Joint and Several Liability in Mesothelioma Claims

This approach was reversed by legislation. Section 3 of the Compensation Act 2006 specifies that in mesothelioma claims each defendant responsible for causing a ‘material increase’ in the risk will be held ‘jointly and severally liable’ – which is legal terminology for being liable to pay ALL of the compensation.

The Act is worded as follows:

(a) a person (“the responsible person”) has negligently or in breach of statutory duty caused or permitted another person (“the victim”) to be exposed to asbestos,
(b) the victim has contracted mesothelioma as a result of exposure to asbestos,
(c )because of the nature of mesothelioma and the state of medical science, it is not possible to determine with certainty whether it was the exposure mentioned in paragraph (a) or another exposure which caused the victim to become ill, and
(d) the responsible person is liable in tort, by virtue of the exposure mentioned in paragraph (a), in connection with damage caused to the victim by the disease (whether by reason of having materially increased a risk or for any other reason).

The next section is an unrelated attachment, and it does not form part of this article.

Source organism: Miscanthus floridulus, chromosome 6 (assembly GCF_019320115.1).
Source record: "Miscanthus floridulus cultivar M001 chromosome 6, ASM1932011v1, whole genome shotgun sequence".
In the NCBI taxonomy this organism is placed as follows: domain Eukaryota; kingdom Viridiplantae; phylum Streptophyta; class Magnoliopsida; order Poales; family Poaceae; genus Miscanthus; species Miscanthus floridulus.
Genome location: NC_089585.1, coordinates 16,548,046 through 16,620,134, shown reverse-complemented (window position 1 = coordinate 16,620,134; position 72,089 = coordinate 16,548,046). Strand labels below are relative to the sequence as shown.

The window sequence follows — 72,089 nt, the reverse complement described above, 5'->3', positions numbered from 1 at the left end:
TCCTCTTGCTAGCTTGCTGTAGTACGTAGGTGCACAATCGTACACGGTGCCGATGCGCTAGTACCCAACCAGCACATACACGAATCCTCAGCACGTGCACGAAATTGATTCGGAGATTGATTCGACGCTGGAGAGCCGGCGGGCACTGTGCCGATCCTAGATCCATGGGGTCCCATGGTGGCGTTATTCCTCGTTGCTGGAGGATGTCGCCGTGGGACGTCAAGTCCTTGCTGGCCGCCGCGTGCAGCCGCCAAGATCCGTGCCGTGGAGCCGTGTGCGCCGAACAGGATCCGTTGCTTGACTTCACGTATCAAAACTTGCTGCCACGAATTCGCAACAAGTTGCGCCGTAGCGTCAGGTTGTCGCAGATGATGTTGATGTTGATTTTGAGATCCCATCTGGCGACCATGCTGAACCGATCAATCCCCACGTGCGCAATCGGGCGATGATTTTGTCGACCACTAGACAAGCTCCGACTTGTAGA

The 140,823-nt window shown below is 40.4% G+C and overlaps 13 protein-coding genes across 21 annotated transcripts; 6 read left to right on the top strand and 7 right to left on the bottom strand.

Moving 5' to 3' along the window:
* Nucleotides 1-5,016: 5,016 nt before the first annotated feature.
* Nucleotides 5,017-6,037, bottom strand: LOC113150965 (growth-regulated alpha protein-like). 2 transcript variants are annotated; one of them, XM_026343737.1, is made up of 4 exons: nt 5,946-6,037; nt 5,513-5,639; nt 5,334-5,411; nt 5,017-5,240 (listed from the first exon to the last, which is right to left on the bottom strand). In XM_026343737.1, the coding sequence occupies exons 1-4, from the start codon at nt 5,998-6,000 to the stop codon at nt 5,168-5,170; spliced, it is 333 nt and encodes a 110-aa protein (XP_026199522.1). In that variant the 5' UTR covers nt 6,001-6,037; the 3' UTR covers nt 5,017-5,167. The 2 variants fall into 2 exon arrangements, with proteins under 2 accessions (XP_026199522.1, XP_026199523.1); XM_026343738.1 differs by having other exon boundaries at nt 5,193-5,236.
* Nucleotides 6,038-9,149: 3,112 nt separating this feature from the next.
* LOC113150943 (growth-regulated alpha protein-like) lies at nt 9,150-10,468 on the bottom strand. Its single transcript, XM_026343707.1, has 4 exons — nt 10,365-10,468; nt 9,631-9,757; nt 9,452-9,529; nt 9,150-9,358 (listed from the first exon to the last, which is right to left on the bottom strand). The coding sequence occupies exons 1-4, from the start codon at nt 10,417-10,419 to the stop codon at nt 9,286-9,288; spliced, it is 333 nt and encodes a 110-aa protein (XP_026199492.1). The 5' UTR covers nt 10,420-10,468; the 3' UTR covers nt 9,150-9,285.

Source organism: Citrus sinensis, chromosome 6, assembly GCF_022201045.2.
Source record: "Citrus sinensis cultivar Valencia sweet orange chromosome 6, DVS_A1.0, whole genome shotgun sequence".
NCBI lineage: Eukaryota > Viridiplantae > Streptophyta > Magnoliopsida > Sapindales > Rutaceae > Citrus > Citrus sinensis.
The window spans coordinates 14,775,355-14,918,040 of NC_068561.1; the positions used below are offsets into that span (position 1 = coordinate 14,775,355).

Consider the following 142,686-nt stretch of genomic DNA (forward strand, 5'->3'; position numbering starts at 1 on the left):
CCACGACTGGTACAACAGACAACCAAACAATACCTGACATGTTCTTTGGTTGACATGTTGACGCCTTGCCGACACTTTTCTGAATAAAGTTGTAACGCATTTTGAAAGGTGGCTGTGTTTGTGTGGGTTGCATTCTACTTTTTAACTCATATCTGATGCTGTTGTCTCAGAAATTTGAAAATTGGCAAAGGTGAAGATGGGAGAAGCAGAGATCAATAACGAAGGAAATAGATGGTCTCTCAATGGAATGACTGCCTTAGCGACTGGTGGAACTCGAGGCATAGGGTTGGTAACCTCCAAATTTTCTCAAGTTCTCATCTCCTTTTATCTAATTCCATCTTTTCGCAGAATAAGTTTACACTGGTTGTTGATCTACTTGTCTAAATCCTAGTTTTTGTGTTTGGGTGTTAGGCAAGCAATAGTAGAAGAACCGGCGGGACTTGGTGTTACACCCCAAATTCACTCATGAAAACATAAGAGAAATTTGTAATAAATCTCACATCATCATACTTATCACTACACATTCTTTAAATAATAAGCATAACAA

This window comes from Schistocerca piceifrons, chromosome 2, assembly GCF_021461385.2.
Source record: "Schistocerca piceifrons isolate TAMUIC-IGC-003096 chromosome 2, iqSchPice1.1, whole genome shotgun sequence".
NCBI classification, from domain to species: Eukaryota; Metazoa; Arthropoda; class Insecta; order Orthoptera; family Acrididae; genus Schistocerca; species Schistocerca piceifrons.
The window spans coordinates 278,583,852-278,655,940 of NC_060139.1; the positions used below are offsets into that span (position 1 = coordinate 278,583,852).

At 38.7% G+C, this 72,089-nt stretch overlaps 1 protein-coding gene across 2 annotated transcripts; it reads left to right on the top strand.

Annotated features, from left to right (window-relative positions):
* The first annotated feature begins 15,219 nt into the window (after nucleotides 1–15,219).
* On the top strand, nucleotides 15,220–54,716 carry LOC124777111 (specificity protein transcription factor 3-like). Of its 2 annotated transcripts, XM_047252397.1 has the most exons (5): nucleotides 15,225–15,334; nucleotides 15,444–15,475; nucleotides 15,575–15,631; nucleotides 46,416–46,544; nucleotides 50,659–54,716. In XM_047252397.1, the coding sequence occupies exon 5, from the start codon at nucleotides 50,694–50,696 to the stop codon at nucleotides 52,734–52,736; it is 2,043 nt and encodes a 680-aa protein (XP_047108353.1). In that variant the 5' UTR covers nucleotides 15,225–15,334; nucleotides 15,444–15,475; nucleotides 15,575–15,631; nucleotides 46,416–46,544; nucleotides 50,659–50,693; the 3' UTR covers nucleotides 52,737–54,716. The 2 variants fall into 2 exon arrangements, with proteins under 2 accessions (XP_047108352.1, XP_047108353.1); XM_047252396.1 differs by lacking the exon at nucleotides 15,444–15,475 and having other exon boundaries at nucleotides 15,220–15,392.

The responsible person shall be liable—
(a) in respect of the whole of the damage caused to the victim by the disease (irrespective of whether the victim was also exposed to asbestos—
(i) other than by the responsible person, whether or not in circumstances in which another person has liability in tort, or
(ii) by the responsible person in circumstances in which he has no liability in tort), and
(b) jointly and severally with any other responsible person.

Material Increase in Risk of Asbestos Related Mesothelioma

This gives rise to two issues
1. how much increase in risk does there need to be for it to be a ‘material’ increase (see (d) above)?
2. if there was more than one source of exposure to asbestos, do we need to compare the extent of the exposures to
determine whether that exposure caused a ‘material’ increase?

In considering the first issue, the only legal requirement is that the exposure must be ‘not insignificant’. Although experts in mesothelioma cases often controversially suggest that a risk of less than 1% is insignificant, it is for the individual judge to assess this question and evidence of even a very small amount of exposure to asbestos could be sufficient to establish a material increase in risk of mesothelioma developing.